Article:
(Filed 3 January, 1945.)
1. Evidence § 19: Criminal Law § 40 —
Evidence, in a criminal prosecution, tending to discredit and impeach a defendant about a collateral matter and to create an unfavorable impression of defendant in the minds of the jury, is incompetent and its admission is error.
2. Evidence § 27 —
The rule that, when incompetent evidence is admitted over objection and the same evidence has theretofore been, of is thereafter, admitted without objection, the benefit of the objection is ordinarily lost, does not mean that the adverse party may not, on cross-examination, explain the evidence, or destroy its probative value, or even contradict it with other evidence, upon peril of losing the benefit of his exception.
3. Criminal Law § 29b —
In a prosecution against several defendants for an assault with a deadly weapon with intent to kill, evidence that one of the defendants, about a month before the commission of the alleged crime, in a dispute with witness, used violent and profane language, is incompetent and does not come within the rule that proof of like offenses may be admitted to show intent and motive.
APPEAL by all defendants, except Ruby Murphy, from Burgwyn, Special Judge, at May Term, 1944, of CUMBERLAND.
Attorney-General McMullan and Assistant Attorneys-General Rhodes and Moody for the State.
James R. Nance for defendants.
The defendants were indicted in three bills of indictment, charging conspiracy, assault with deadly weapon with intent to kill and murder J. R. Bullard, and assault with deadly weapon with intent to kill and murder Mrs. J. R. Bullard.
All the cases based upon these bills of indictment were consolidated, without objection, for trial.
Verdict: "Guilty as to all defendants of conspiracy; Guilty of assault with deadly weapon on J. R. Bullard as to all defendants, except Ruby Murphy; Guilty as to assault with a deadly weapon on Mrs. J. R. Bullard as to all defendants, except Ruby Murphy."
From a judgment sentencing the appealing defendants to various terms of imprisonment, predicated upon the verdict, said defendants appealed to the Supreme Court, assigning error.
The defendants excepted to and assigned as error, the admission of certain evidence, purely collateral in character and which they contend was prejudicial to them. George Elliott, a witness for the State, who admitted he had had trouble with the defendant, Miss Ada Godwin, was permitted to testify that about a month before the commission of the alleged crime, for which the defendants were on trial, that he had started to Miss Ada Godwin's house to see her relative to a fire and that he met her at Dale's Filling Station and said to her: "I want to see you, I have had a lot of trouble about cattle. The other two fires are a thing of the past, but I have about reached my limit. The one last night . . . I can't take it any longer. I would like to ask you if you would be willing, leaving me out, to pay the tenants of mine, the sharecroppers, a part of their corn and for their hay, so they will have something to feed their stock on." He further testified her reply was "G__ d__n the fire. I am not interested in the damn fire. So far as I am concerned it was over the Cape Fear River." The witness was also permitted to testify to the use of vile and profane language by Ada Godwin in discussing a debt owed by one of her tenants for a seed loan, which tenant was planning to move on Elliott's land, without paying the loan.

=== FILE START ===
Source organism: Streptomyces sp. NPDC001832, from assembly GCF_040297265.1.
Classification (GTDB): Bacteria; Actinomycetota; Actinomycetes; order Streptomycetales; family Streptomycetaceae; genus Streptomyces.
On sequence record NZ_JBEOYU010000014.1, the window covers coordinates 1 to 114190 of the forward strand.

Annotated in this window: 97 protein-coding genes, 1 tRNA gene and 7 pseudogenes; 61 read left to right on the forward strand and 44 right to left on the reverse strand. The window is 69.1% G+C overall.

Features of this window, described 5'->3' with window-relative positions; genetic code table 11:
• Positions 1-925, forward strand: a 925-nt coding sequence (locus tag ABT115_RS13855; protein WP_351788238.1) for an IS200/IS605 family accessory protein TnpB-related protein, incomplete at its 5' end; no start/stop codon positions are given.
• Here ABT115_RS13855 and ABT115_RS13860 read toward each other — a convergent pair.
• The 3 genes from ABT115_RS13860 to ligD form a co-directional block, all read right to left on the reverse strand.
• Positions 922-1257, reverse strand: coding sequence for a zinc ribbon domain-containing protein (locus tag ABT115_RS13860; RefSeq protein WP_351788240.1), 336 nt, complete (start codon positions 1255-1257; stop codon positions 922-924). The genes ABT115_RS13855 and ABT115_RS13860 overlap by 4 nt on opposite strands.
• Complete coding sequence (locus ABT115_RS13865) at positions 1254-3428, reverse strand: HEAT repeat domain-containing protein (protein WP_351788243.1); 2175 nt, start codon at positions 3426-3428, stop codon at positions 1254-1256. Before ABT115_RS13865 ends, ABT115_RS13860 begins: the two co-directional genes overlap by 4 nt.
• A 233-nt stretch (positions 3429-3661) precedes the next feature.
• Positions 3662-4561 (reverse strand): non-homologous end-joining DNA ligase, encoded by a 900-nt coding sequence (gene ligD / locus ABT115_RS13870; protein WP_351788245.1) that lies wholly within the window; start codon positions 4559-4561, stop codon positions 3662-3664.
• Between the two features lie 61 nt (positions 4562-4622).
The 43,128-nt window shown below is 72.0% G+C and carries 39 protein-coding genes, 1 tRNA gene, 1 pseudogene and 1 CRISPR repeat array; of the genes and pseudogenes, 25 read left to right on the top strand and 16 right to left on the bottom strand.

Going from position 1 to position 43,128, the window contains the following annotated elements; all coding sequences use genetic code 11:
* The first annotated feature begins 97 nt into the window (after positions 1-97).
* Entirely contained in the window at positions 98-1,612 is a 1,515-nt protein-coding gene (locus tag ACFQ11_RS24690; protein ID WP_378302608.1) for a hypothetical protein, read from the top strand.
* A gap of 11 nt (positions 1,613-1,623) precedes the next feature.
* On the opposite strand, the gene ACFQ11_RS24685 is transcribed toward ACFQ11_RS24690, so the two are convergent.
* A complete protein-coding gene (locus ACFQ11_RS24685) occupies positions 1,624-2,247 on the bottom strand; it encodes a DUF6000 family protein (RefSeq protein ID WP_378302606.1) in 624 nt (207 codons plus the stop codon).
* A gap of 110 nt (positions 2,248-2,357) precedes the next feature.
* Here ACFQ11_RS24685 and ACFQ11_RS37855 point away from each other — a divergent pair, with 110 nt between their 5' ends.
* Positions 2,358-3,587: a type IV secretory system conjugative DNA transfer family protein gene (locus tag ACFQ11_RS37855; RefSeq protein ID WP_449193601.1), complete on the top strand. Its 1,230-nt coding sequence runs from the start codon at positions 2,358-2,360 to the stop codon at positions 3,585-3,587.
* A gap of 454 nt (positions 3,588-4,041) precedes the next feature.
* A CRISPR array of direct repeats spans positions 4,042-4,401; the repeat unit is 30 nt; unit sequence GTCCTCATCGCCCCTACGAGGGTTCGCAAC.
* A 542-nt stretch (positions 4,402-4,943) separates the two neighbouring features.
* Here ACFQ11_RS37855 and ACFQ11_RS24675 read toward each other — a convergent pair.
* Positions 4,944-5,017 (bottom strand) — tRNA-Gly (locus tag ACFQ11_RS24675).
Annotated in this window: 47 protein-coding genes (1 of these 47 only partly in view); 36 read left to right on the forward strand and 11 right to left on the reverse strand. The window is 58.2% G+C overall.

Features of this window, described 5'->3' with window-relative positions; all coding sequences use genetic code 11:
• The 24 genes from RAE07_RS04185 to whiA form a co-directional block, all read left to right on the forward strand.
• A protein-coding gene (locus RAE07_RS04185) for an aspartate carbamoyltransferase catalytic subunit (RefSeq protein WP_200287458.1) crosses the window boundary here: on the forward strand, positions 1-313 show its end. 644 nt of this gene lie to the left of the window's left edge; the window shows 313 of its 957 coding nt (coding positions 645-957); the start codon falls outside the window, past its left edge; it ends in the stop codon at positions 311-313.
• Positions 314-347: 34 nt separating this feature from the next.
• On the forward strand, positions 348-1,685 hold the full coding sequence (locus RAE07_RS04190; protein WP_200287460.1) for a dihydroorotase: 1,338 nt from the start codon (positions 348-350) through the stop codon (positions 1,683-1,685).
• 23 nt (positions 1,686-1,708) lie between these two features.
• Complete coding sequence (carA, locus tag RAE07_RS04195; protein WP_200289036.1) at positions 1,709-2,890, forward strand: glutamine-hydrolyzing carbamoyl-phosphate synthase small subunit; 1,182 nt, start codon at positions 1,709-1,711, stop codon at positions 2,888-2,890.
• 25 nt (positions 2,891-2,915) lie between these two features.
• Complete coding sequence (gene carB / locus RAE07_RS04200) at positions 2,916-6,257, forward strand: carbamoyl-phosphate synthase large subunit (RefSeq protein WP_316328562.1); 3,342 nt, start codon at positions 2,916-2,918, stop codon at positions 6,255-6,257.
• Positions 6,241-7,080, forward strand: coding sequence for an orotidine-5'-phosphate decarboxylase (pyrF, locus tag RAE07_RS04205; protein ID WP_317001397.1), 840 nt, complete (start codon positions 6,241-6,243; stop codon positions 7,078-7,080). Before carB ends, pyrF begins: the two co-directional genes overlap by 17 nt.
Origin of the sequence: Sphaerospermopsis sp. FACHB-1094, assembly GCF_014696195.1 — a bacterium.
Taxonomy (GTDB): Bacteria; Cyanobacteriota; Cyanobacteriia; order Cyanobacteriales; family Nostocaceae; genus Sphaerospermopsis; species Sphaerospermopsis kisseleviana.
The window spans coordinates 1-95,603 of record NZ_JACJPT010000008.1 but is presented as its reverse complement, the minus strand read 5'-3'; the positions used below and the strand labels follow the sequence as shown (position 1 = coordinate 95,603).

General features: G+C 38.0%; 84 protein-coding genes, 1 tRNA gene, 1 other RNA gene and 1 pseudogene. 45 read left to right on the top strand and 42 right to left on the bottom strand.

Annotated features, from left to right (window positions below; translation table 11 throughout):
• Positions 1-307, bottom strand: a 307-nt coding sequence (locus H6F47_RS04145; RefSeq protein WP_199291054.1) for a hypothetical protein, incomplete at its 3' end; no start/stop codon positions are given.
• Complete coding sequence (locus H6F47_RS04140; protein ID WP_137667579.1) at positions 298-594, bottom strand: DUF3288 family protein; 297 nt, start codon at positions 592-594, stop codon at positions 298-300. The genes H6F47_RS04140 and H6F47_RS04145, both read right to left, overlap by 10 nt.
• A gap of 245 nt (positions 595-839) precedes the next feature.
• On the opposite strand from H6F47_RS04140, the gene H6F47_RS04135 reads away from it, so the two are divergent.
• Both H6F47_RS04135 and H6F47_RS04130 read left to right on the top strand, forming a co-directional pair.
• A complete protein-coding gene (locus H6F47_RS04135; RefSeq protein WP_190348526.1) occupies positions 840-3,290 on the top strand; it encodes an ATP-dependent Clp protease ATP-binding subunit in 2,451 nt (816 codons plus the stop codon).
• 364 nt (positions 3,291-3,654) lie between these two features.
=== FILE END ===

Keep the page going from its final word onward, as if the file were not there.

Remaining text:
This evidence tended to discredit and impeach this defendant about a collateral matter and to create an unfavorable impression of the defendant in the minds of the jurors which was manifestly prejudicial. S. v. Lee, 211 N.C. 326, 190 S.E. 234. It is true, as the State contends, she went upon the stand and testified in her own behalf, but she denied that any such conversation took place, and by so doing she did not make the evidence competent nor waive the objection to its admission. The well established rule that when incompetent evidence is admitted over objection, but the same evidence has theretofore or thereafter been admitted without objection, the benefit of the objection is ordinarily lost but, as stated by Brogden, J., in Shelton v. R. R., 193 N.C. 670, 139 S.E. 232; "the rule does not mean that the adverse party may not, on cross-examination, explain the evidence, or destroy its probative value, or even contradict it with other evidence, upon peril of losing the benefit of his exception."
The testimony of the above witness does not come within the rule that proof of the commission of other like offenses may be admitted to show the scienter, intent and motive when the crimes are so connected or associated that the evidence will throw light on the question under consideration. S. v. Smith, 204 N.C. 638, 169 S.E. 230; S. v. Beam, 179 N.C. 768, 103 S.E. 370; S. v. Stancill, 178 N.C. 683, 100 S.E. 241; S. v. Lee, supra; Gray v. Cartwright, 174 N.C. 49, 93 S.E. 432; S. v. Walton, 114 N.C. 783, 18 S.E. 945; S. v. Murphy, 84 N.C. 742. The fact that the trial judge instructed the jury to consider this evidence as against Ada Godwin only, did not limit the prejudicial effect of the evidence to her alone, since the testimony of the State as a whole tended to show that she was the instigator of the conspiracy and personally directed the assault on the Bullards. We think the exception well taken and that the defendants are entitled to a new trial.
There are other exceptions of merit presented on the record, but since there must be a new trial, we deem it unnecessary to discuss them.